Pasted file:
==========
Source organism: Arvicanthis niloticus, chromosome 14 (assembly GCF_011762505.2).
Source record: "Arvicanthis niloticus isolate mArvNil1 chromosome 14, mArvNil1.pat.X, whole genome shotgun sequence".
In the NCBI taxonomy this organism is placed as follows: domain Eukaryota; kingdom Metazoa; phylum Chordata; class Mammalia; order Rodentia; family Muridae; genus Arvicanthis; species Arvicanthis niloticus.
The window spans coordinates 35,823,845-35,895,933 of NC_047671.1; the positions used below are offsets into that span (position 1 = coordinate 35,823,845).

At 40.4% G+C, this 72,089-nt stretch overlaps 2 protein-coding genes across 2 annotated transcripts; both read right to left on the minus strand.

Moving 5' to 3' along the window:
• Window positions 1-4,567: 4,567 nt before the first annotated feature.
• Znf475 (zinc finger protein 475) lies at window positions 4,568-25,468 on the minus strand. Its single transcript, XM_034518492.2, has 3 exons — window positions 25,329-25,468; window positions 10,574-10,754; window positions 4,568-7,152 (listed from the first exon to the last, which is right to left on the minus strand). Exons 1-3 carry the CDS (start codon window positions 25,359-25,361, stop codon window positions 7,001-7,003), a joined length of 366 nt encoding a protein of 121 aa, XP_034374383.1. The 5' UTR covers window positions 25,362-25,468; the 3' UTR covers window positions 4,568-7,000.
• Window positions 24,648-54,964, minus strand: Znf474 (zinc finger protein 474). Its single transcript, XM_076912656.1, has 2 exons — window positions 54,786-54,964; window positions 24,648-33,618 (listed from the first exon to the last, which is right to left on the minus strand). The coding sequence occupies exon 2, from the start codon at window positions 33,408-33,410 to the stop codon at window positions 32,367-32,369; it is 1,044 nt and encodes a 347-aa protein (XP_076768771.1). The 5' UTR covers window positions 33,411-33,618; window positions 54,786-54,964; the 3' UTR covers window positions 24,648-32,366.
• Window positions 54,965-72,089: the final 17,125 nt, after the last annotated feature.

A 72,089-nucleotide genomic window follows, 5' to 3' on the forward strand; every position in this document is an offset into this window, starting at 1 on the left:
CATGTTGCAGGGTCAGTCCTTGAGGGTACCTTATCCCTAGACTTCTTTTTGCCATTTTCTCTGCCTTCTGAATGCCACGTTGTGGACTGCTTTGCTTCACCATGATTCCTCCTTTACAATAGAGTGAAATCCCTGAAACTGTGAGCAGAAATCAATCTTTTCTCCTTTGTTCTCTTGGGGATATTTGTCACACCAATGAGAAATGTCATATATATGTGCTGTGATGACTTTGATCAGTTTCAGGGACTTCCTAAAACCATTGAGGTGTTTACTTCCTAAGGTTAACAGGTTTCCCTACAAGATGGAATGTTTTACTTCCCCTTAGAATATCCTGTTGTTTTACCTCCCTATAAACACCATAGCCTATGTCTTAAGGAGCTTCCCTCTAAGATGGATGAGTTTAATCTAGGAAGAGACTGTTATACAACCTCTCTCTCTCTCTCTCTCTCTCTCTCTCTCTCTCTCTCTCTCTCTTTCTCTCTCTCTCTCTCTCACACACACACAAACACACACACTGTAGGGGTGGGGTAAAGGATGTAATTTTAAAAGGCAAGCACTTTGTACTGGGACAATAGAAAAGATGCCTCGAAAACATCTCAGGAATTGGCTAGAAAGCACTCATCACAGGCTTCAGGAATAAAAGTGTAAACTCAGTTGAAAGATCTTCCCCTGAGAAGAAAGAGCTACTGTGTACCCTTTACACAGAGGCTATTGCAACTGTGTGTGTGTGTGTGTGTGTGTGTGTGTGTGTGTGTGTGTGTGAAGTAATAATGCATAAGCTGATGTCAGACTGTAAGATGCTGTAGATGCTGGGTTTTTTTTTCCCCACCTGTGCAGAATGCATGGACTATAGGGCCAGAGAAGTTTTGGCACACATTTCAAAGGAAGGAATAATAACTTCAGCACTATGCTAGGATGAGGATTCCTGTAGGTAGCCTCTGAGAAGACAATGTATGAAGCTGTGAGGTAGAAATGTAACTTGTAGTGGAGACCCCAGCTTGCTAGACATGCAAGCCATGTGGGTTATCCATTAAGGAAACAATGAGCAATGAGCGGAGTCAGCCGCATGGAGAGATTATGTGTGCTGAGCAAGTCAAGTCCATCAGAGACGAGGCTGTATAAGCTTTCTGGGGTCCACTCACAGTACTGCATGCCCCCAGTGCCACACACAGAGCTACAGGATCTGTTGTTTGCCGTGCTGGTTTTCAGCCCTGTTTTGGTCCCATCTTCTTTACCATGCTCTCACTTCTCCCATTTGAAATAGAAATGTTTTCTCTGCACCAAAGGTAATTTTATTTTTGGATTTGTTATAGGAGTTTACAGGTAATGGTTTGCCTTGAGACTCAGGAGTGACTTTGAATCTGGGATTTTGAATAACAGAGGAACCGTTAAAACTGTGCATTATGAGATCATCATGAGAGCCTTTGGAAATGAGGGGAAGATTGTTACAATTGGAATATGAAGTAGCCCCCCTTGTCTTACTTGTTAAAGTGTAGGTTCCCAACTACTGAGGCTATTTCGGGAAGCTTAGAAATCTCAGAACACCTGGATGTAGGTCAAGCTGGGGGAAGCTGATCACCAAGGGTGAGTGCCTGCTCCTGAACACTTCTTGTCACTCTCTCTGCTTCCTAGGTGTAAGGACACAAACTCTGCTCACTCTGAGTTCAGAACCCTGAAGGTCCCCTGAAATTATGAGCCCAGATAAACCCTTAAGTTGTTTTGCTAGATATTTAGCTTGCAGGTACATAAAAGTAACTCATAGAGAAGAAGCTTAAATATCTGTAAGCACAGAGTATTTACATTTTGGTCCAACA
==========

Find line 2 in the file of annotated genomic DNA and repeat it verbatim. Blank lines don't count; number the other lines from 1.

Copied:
Source record: "Arvicanthis niloticus isolate mArvNil1 chromosome 14, mArvNil1.pat.X, whole genome shotgun sequence".